Former LA Sheriff Baca's corruption trial focuses on who polices the police

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The corruption trial of former Los Angeles County Sheriff Lee Baca is now in the hands of the jury. (KABC)

Who polices the police? That crucial question has hung over two weeks of testimony in the federal corruption trial of former Los Angeles County Sheriff Lee Baca.

Should the Los Angeles County Sheriff's Department police itself, as Baca has repeatedly said?

"Ultimately, there's only one entity that polices the police - and that's you," prosecutor Brandon Fox told jurors shortly before they began deliberations Monday.

Baca has pleaded not guilty to charges of conspiracy and obstruction of justice. If convicted, the 74-year old former sheriff could face up to 15 years in prison.

In closing arguments, Fox told jurors that Baca's response to the FBI's probe of Men's Central Jail was "dirty from the beginning." The LASD "circled the wagons," and deliberately blocked the FBI's access to their inmate-turned-informant Anthony Brown, he said.

"No man is above the law," Fox emphasized to the jury. "As much as Mr. Baca tries to run from Undersheriff Paul Tanaka - he can't," said Fox.

The defense has contended that it was Tanaka - not Baca - who was running the show.

"This was his guy," said Fox says of Baca's "father-son" relationship with Tanaka. The former undersheriff has already been convicted and sentenced to five years in prison for his role in the obstruction.

Baca's defense? The sheriff was "out of the loop" and he assigned second-in-command Tanaka to sniff out what the feds were up to. Lead defense attorney Nathan Hochman told jurors it was Baca's practice to address complaints of jail abuse directly.

Evidence spotlighted by both sides included surveillance video from late September 2011 of two LASD sergeants threatening to arrest the lead FBI agent on the case, Leah Marx.

Sgt. Scott Craig: "Do you know that you are a named suspect in a felony complaint? Did you get that message?"

FBI Agent Leah Marx: "I did not. I will pass it along to our..."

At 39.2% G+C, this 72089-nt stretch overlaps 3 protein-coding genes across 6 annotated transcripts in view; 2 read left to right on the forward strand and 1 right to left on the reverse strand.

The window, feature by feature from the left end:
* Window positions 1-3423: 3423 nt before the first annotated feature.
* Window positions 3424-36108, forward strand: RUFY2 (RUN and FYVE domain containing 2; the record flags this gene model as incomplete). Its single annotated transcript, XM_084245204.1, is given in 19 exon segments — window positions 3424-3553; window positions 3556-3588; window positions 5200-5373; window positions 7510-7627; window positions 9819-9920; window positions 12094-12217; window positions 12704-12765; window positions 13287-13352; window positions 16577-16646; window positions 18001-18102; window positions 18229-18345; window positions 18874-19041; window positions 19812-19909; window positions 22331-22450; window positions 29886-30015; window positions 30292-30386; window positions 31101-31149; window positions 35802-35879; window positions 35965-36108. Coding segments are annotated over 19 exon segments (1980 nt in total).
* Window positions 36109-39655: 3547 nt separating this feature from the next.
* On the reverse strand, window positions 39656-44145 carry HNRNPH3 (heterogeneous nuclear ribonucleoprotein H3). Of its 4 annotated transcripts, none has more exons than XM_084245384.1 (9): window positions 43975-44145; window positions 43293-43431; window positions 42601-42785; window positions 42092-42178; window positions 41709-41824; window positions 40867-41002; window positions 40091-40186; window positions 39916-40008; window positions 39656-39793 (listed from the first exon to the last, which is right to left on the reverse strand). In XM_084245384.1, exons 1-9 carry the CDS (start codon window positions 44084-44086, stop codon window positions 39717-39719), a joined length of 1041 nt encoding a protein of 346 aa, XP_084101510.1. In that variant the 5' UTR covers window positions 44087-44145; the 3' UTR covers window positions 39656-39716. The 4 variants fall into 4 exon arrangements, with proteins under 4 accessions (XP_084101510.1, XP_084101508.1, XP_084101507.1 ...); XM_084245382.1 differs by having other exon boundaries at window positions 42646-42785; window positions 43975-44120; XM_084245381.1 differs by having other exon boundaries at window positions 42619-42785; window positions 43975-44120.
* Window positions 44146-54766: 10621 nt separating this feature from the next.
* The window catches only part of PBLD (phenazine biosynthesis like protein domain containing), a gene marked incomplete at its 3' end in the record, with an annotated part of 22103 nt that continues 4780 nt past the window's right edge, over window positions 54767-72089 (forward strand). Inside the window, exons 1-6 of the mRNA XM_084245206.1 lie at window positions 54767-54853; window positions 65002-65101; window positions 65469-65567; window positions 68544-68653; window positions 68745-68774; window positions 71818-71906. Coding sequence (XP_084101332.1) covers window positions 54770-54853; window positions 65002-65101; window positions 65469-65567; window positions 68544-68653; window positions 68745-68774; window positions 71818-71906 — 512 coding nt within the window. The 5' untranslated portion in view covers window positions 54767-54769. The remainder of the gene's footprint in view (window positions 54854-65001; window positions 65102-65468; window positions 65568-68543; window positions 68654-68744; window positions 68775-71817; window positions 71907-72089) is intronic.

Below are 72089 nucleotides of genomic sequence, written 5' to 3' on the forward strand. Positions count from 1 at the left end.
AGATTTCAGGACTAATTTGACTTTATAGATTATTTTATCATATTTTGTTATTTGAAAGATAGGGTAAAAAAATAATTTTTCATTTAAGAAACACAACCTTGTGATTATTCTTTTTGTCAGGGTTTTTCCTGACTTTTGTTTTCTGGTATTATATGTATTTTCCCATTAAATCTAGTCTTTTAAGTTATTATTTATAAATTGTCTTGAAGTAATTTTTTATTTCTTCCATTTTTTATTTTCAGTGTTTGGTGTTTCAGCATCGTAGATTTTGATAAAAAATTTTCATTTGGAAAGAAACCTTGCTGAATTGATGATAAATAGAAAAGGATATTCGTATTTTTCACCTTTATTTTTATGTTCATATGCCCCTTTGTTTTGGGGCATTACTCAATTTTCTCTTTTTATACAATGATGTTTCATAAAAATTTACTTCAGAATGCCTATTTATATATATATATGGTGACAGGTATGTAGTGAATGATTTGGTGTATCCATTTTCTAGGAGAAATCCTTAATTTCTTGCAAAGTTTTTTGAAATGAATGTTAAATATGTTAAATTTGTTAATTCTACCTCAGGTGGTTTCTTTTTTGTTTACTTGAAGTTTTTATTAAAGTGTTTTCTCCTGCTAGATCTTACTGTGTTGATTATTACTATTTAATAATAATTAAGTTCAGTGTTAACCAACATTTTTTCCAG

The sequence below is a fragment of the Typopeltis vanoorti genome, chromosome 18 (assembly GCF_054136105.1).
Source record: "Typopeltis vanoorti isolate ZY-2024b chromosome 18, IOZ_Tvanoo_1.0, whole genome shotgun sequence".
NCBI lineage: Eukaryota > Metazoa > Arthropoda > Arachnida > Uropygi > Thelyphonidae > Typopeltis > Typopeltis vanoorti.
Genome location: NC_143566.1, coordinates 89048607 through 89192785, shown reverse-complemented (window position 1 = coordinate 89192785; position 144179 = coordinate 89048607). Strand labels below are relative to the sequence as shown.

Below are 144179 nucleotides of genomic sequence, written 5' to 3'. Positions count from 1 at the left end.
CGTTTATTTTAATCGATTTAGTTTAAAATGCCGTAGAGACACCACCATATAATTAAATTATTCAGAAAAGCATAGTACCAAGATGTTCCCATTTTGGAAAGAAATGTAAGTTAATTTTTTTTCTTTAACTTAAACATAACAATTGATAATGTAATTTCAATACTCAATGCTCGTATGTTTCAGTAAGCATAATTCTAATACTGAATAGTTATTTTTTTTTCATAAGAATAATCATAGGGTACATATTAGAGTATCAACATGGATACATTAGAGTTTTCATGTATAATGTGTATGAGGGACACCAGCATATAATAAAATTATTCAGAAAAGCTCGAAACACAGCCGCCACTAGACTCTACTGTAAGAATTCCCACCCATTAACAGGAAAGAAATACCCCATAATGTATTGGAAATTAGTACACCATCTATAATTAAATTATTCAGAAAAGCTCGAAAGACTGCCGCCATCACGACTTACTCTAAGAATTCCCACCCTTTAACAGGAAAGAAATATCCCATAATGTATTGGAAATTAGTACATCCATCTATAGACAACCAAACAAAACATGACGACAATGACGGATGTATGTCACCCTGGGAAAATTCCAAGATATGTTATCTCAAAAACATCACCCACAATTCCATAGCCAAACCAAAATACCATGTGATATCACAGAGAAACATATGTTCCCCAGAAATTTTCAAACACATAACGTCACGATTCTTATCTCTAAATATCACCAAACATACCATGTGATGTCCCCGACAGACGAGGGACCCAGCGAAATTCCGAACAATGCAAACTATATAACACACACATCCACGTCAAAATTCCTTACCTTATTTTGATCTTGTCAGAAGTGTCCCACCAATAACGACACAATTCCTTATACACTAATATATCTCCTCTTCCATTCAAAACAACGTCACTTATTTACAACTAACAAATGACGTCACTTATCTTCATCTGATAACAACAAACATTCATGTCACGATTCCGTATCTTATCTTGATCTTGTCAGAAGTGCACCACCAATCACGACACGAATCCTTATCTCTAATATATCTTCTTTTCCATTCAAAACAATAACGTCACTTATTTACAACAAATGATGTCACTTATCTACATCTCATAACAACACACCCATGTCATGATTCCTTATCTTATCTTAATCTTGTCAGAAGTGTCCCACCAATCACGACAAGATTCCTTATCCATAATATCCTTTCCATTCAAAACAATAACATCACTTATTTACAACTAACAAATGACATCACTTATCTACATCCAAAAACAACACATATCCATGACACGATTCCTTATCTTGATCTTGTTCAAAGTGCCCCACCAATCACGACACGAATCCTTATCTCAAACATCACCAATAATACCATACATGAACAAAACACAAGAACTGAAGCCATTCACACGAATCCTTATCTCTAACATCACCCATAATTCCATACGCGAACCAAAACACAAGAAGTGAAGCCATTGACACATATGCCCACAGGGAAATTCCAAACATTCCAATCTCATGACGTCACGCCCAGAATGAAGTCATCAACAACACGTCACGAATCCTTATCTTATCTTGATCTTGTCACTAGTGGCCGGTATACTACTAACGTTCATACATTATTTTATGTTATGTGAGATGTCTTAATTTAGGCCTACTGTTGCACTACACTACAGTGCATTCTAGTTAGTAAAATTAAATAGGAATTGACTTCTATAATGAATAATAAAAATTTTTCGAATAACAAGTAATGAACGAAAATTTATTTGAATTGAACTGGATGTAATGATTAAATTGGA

Shortly after that tense showdown outside Marx's home, an FBI supervisor calls the LASD to find out if Baca is aware of the confrontation with Marx.

FBI Supervisor Carlos Narro: "The sheriff knows about this?"

LASD Sgt. Maricela Long: "The sheriff knows about this, sir."

But the defense counters the sheriff did NOT know - and that's why Long then refers the FBI supervisor to Tanaka - instead of Baca.

Narro: "Can I ask what the charges are going to be?"

Long: "You'll have to call the undersheriff, and that's Mr. Paul Tanaka."

The prosecution told jurors that Long was simply following the chain of command and that phone logs show a flurry of calls between Baca and Tanaka after the FBI informant's cover was blown. Brown was moved repeatedly, his name was changed three times, and he was discouraged from cooperating with the FBI.

The defense portrayal? This face-off between the two powerful law enforcement agencies was like two brothers "pushing and shoving in the sandbox."

Over a six-week period in the summer of 2011, Baca "was stonewalled by the FBI and the U.S. Attorney's Office," the defense said. Baca got no answers to crucial questions. Were there more corrupt deputies accepting bribes? Could there be more contraband cellphones - or even drugs - inside the jail?

But suddenly someone was talking - the FBI's informant, Anthony Brown - and he claimed that yes, there were more dirty deputies. Some, Brown claimed, had even smuggled drugs to him behind bars.

Baca's defense calls that a potential threat to all of the deputies and civilians working inside Men's Central Jail.

The prosecution recounted for jurors Baca's angry statements in a high-level meeting with then-U.S. Attorney Andre Birotte Jr. and Steve Martinez, the head of the FBI in Los Angeles.

"I'm the goddamn sheriff... these are my goddamn jails," Baca told the feds in that heated meeting. This was despite Baca's own assistant sheriff telling him the FBI had every right to investigate county jails. Fox told jurors it was "Law Enforcement 101."

"We are the suspects," Assistant Sheriff Cecil Rhambo says he told the sheriff in testimony recounted by Fox on Monday. "Don't f--- with the feds."

Defense attorney Hochman reminded jurors that Baca is not on trial for inmate abuse. He questioned why did prosecutors keep telling the jury about incidents of excessive force in the jails?

"To poison your mind against Sheriff Baca," Hochman said.

For the first time, the actual cellphone used by Brown to communicate with his FBI handlers was displayed in court.

"This phone, in some ways, is the Pandora's Box," said Fox. "It caused all of the evils of Men's Central Jail to be aired for the first time."

Baca did not take the witness stand in his own defense. No matter the outcome of this trial, Baca is expected to face a second trial with a separate jury to determine if he lied to the FBI about his role in the conspiracy.

"The evidence is in... this case is in the hands of the jury and we're looking forward to a jury verdict," Baca's lead defense attorney Nathan Hochman told Eyewitness News outside court.

The jury deliberated for a little less than three hours Monday and will resume Tuesday at 8 a.m.

Got a tip? Email ABC7 Investigative Producer Lisa.Bartley@abc.com
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lee bacalos angeles county sheriff's departmenttrialcorruptionFBILos AngelesLos Angeles County
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